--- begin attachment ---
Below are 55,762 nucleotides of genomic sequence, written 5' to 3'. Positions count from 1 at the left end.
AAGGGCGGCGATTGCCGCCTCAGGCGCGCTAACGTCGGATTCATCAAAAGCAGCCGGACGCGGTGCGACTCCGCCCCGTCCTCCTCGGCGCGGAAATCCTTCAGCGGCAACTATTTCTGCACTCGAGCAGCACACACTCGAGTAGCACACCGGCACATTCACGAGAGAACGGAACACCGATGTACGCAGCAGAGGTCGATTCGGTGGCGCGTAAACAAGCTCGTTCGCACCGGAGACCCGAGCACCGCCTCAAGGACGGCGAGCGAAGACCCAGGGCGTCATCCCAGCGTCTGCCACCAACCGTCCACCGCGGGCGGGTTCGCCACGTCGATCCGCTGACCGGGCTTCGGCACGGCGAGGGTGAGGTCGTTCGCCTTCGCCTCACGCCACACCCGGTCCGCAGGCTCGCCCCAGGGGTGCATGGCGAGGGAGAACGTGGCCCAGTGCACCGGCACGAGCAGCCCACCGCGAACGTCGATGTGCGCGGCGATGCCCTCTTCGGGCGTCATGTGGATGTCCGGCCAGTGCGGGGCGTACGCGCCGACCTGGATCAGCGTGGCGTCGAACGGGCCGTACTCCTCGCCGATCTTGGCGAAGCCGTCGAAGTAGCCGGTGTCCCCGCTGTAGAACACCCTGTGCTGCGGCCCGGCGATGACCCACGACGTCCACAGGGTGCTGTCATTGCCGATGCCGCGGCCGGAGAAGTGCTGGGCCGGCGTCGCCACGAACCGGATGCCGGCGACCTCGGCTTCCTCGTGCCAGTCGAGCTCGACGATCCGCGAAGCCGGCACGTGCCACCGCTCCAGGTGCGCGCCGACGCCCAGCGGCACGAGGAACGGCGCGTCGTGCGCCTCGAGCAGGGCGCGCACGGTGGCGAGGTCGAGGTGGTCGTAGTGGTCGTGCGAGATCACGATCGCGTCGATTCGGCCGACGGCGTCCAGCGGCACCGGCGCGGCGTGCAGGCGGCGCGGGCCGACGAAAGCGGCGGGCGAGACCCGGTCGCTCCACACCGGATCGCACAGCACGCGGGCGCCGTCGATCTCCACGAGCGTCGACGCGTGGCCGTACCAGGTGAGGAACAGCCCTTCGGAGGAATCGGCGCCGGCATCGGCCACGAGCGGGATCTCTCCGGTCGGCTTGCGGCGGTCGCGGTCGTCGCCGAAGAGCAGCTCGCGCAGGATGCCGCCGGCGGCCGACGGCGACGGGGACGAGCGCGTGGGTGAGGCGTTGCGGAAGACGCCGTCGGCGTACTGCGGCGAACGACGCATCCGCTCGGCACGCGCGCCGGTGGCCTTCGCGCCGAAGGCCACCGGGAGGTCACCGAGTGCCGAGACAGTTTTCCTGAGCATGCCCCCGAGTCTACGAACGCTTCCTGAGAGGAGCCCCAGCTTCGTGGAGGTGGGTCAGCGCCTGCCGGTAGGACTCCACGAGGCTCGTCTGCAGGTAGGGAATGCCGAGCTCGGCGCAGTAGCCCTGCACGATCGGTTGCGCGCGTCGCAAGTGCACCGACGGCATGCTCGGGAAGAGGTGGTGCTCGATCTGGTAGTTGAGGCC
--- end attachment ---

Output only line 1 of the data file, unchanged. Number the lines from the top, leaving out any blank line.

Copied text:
Below are 55,762 nucleotides of genomic sequence, written 5' to 3'. Positions count from 1 at the left end.